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I have set up a delegate for my UITabBarController and have the following delegate method:

- (BOOL)tabBarController:(UITabBarController *)tabBarController shouldSelectViewController:(UIViewController *)viewController {    
        [self.navigationController popToRootViewControllerAnimated: YES];
        return NO;
}

The method fires and in the context, I'm one or two levels into table views. The root view controller gets displayed correctly, but the navigation bar doesn't get reset, and still has a "back" button from one or two levels into the table views.

(The above delegate method is a simplified form of what I'm trying to do in my app, but still exhibits the problem. In my app, I need the root view displayed when I return to the original tab, so am trying to pop to the root view before I leave).

popToRootViewControllerAnimated not working correctly suggests a time lag issue, but that doesn't appear to be what's going on in my case. I can wait as long as I want before doing the shouldSelectViewController and the nav bar "back" button still is messed up.

The delegate is:

@interface BasicPlaceItemComment : UIViewController<UIAlertViewDelegate, UITabBarControllerDelegate> {
    // data members ommitted
} 

This is the class from which I derive all of my table views.

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2 Answers 2

Are you sure the method is in the right context? Who conforms to the TabBarDelegate? If it's your AppDelegate, then self.navigationController might be nil. If you're using a TabBar and you have more than one navigation controller, then you might be calling popToRootViewController on the wrong controller. Try to insert this:

NSLog(@"%@", self.navigationController);

at the beginning of your method and make sure you get the address of the right navigation controller.

Posting some more code might be helpful.

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The class that is the delegate is: –  Chris Prince Nov 3 '12 at 1:20
    
Thanks! I've figured it out now. Answer to follow! –  Chris Prince Nov 3 '12 at 1:30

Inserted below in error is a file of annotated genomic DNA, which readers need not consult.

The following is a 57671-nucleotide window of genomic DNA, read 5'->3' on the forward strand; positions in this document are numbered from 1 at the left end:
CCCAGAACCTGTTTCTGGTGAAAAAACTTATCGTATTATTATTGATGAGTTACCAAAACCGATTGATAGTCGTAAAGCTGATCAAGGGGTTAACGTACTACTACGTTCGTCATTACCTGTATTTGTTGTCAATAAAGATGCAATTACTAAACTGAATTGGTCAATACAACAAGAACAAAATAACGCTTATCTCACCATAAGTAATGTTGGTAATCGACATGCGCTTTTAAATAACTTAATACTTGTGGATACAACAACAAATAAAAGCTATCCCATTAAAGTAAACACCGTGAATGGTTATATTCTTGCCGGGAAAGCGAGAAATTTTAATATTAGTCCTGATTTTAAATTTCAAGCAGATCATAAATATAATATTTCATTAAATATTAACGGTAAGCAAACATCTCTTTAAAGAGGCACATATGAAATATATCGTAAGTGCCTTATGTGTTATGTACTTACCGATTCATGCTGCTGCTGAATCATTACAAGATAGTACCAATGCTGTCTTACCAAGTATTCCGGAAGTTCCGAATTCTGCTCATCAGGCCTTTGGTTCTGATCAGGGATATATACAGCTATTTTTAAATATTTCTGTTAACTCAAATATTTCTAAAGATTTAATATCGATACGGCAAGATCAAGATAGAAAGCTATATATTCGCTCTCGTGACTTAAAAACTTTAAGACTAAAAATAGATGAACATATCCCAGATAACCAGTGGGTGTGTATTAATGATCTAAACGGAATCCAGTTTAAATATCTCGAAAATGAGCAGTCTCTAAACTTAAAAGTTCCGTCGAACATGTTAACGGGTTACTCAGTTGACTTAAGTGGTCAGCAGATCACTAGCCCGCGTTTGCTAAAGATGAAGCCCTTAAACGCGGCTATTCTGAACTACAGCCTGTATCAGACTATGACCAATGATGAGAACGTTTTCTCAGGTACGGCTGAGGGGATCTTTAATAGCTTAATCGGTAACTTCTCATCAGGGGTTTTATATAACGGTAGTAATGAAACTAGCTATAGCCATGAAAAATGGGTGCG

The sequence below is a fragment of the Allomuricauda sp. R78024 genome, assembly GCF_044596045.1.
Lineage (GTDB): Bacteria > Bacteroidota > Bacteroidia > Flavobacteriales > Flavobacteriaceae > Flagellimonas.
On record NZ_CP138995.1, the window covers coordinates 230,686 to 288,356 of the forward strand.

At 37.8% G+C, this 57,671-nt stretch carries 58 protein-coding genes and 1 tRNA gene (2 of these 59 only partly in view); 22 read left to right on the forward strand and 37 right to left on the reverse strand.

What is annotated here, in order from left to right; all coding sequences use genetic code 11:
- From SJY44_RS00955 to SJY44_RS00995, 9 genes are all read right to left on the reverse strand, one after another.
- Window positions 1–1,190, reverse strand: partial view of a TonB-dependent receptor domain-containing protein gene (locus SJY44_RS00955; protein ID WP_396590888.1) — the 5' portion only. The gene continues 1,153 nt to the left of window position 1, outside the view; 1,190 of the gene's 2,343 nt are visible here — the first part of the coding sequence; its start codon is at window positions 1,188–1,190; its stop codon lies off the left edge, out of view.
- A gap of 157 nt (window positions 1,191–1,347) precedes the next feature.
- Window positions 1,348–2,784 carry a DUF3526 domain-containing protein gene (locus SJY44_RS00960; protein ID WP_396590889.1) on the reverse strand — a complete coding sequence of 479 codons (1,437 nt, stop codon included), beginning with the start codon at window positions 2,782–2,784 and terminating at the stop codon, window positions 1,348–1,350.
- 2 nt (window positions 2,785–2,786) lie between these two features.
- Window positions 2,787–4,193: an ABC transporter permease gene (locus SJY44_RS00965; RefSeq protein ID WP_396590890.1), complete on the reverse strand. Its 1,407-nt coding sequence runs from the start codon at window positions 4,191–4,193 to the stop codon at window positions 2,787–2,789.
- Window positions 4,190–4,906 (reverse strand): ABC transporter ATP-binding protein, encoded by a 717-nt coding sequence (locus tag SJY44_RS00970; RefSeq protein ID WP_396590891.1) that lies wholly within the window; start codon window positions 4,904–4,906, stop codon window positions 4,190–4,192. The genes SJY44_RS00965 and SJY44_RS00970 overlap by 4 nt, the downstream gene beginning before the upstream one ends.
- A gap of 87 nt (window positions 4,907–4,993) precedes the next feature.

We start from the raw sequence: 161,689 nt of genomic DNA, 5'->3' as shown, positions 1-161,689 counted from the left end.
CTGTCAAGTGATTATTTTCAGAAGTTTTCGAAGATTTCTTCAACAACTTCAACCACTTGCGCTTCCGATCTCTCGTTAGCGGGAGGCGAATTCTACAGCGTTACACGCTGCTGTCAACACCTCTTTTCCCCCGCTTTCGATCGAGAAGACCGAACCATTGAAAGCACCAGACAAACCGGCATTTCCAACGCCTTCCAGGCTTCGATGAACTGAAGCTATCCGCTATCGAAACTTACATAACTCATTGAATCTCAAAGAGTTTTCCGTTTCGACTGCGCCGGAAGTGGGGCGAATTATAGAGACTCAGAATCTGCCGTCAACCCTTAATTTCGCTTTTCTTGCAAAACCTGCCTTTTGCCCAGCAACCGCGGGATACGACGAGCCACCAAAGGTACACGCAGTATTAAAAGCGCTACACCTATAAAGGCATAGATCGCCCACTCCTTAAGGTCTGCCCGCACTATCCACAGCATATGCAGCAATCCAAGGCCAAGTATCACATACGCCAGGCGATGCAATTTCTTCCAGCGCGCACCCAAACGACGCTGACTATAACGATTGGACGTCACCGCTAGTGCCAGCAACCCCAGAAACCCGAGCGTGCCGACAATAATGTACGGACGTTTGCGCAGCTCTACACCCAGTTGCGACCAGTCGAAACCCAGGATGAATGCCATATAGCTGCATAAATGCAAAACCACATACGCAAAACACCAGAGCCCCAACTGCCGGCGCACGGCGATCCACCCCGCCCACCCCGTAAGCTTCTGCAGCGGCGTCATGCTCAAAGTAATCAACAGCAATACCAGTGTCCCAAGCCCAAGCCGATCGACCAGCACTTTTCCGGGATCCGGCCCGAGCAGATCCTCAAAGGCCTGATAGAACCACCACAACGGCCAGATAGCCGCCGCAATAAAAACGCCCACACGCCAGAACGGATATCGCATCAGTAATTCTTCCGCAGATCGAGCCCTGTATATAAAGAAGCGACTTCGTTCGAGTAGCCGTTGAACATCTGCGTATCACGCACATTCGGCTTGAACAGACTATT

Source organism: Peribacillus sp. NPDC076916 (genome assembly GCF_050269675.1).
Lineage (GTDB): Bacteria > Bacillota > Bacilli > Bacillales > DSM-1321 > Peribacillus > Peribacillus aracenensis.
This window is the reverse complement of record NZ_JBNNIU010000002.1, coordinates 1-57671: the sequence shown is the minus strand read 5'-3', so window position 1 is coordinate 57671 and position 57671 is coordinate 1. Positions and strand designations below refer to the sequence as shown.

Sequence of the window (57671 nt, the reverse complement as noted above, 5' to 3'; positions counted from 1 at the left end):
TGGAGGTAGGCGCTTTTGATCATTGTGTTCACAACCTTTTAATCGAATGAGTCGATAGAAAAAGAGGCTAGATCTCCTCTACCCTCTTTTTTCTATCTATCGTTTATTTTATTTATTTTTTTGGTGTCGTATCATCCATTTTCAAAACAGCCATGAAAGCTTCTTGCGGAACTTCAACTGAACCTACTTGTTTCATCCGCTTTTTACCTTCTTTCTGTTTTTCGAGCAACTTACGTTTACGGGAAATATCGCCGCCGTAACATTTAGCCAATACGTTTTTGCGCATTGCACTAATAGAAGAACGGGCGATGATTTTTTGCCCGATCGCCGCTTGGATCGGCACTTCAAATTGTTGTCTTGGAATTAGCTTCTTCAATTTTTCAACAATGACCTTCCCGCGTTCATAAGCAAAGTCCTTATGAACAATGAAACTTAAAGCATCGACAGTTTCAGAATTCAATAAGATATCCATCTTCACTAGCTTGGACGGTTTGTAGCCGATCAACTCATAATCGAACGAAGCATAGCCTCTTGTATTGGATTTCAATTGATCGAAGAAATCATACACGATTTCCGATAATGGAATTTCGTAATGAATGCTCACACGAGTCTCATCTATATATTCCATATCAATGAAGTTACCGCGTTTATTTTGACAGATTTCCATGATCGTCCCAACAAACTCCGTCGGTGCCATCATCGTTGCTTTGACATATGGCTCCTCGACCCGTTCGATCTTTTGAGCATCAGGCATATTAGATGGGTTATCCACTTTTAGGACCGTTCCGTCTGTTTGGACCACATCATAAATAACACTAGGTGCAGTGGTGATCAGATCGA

up vote 0 down vote accepted

The issue seems to be that I was subclassing UINavigationController to solve a different problem. When I remove this subclass, the issue goes away. That is, the "back" buttons are not messsed up anymore when I do popToRootViewController without subclassing UINavigationController. This, however, raises another problem. I was subclassing UINavigationController in order to solve the problem stated in UINavigationController and UINavigationBarDelegate.ShouldPopItem() with MonoTouch

With both my nav bar and my tab bar I want to be able to put up a message "Are you sure you want to Quit?" alert when the back button (or another tab) is pressed in the case when some data in the displayed view has changed (before navigating away from that view, and possibly canceling navigating away from that view).

So, while this a partial answer, my problem still stands. I still need a means to gain control when the user types the back button or another tab. So, it seems I need: 1) A means to have a different delegate than the UINavigationController for UINavigationBarDelegate method shouldPopItem, or 2) Some means to subclass UINavigationController but not get the back button messed up as is currently happening when I click on a tab and call popToRootViewController.

Further thoughts?

More on 11/3/12

It's not UINavigationController subclassing per se that was causing the issue. I was inadvertently returning NO from my delegate method

// This method returns true when the navigation bar should pop an item
- (BOOL)navigationBar:(UINavigationBar *)navigationBar shouldPopItem:(UINavigationItem *)item {

when I did a popToRootViewController. I now have a method in my UINavigationController subclass:

- (void) popToRoot {
    regularPop = YES;
    [self popToRootViewControllerAnimated: YES];
}

that causes shouldPopItem to return YES, which I use instead of popToRootViewController. Most of my problems are solved!

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